While the ratings seemed to be inconsistent, the justifications for assessments of the potential users were closely aligned with the justifications provided by the experts. These results support that the FIAT-Health 1.0 did grasp the right items that support the interpretation of a figure. As policy makers and other users indicated that a structured assessment helped them become more aware of the characteristics of the figure, the primary goal of the FIAT-Health, namely supporting interpretation, was reinforced. When we revised the tool, we aimed to further emphasize this goal. To support users in the assessment of figures on health and healthcare, FIAT-Health 2.0 was revised into a qualitative online appraisal tool consisting of open-ended questions aimed at a better interpretation of publicly reported figures. Both the FIAT-Health 1.0 scoring instrument and 2.0 appraisal tool consists of three types of questions and a final assessment. Questions in the FIAT-Health 1.0 have a closed-ended format, including numerical ratings, while the questions in the FIAT-Health 2.0 primarily have an open-ended format, providing room for descriptive answers and assessments. Both the FIAT-Health 1.0 and 2.0 can be used as a checklist. However, use of the FIAT-Health 2.0 as a checklist is made easier due to its simplified format. The differences between the FIAT-Health 1.0 and 2.0 are described in Table 4.
Although there are many available checklists and methods to support reporting and assessment of the quality of peer-reviewed scientific publications , these checklists that assess statistics in societal publications have not been not tested and constructed scientifically. Studies on the use of checklists in peer-reviewed scientific publications indicate that such a checklist does improve the quality of reporting . For a long time, lay checklists have been published in the form of popular literature, such as Darrel Huffs book “How to Lie with Statistics” . The content of the FIAT-Health 2.0 was constructed systematically. Moreover, the FIAT-Health 2.0 was developed, improved and tested through the involvement of its potential users.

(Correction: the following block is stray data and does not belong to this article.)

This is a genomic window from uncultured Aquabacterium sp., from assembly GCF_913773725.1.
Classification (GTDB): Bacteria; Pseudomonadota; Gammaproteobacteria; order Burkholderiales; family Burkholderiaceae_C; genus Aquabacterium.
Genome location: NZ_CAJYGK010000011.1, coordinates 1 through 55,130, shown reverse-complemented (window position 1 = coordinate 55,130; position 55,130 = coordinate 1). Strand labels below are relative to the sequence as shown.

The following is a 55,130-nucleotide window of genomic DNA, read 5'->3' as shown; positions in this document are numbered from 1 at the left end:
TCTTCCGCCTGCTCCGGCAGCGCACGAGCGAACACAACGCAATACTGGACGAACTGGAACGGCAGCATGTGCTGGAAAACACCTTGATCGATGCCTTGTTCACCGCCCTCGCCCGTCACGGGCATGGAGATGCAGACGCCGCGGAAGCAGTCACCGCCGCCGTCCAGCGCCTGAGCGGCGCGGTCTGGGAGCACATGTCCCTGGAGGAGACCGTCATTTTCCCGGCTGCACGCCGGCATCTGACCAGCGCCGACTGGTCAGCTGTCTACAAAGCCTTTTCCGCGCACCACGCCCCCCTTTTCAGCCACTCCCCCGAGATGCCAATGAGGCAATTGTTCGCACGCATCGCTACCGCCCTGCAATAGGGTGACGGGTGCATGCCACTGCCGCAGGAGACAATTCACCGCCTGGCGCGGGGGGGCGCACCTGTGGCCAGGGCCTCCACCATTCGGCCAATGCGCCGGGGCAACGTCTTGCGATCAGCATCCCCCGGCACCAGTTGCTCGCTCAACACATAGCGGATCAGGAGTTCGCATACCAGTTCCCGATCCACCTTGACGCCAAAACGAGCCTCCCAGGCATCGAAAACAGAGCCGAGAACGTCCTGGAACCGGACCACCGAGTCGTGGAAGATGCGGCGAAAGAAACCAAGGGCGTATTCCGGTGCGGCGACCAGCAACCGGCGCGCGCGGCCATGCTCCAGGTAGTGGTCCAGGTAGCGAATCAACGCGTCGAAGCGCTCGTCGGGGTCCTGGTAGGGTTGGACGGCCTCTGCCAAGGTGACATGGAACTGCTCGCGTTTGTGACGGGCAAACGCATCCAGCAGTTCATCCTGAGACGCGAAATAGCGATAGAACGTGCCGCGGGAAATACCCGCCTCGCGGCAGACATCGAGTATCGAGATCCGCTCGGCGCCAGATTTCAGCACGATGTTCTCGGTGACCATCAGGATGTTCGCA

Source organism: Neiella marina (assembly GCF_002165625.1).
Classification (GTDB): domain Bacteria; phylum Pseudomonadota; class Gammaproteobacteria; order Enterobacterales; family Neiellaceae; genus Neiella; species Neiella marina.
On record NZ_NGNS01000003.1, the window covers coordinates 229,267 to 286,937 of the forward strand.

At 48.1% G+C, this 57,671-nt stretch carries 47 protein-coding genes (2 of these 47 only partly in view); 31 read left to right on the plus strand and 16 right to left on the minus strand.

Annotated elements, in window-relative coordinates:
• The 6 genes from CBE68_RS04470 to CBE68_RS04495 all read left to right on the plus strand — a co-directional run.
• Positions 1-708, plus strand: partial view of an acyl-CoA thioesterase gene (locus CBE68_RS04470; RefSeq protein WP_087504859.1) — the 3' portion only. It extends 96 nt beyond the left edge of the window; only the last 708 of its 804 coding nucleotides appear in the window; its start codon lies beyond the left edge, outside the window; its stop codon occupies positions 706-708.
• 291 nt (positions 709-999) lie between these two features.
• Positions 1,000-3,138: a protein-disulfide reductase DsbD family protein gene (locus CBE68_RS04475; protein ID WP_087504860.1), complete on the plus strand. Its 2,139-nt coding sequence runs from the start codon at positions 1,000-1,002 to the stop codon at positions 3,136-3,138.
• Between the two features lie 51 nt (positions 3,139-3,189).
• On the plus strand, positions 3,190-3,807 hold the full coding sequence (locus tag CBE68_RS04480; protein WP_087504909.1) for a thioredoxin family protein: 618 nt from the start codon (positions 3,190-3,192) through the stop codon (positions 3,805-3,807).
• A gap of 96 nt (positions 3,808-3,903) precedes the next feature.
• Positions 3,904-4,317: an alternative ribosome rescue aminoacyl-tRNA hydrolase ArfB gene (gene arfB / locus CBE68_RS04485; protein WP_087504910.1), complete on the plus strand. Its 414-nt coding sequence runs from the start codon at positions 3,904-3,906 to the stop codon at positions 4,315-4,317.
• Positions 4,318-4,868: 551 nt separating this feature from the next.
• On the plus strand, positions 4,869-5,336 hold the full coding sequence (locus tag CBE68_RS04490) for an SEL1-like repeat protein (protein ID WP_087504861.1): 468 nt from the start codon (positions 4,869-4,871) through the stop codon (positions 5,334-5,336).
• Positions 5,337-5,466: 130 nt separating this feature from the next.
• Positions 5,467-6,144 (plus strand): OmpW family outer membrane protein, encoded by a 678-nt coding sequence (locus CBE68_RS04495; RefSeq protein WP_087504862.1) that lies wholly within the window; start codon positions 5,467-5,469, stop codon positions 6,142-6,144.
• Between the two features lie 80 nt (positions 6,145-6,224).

The FIAT-Health 2.0 can contribute to public understanding of statistics in two ways. One, the tool may be used by any person to assess a figure reported in the media. A limitation of this function lies in the construction of the FIAT-Health. We did not have the opportunity to involve the general public in the construction and improvement of the tool, and considering the feedback on the FIAT-Health 1.0, its language might still be difficult to grasp by some. Nevertheless, the tool is publicly available in Dutch and easily accessible online, to be used by those who are interested. Two, the tool is considered useful by policy makers, communication experts and researchers. These are the people that bring statistics under the attention of the public. If they apply the tool to improve their reporting, we may intervene in the communication flows from those creating the figure (research institutes/scientific research) to the receivers (the public) . The figures may be reported more responsibly including a necessary description of sources, construction and methodology. Improved reporting on the most relevant background characteristics of a figure will give the public the information necessary to interpret the reported figure.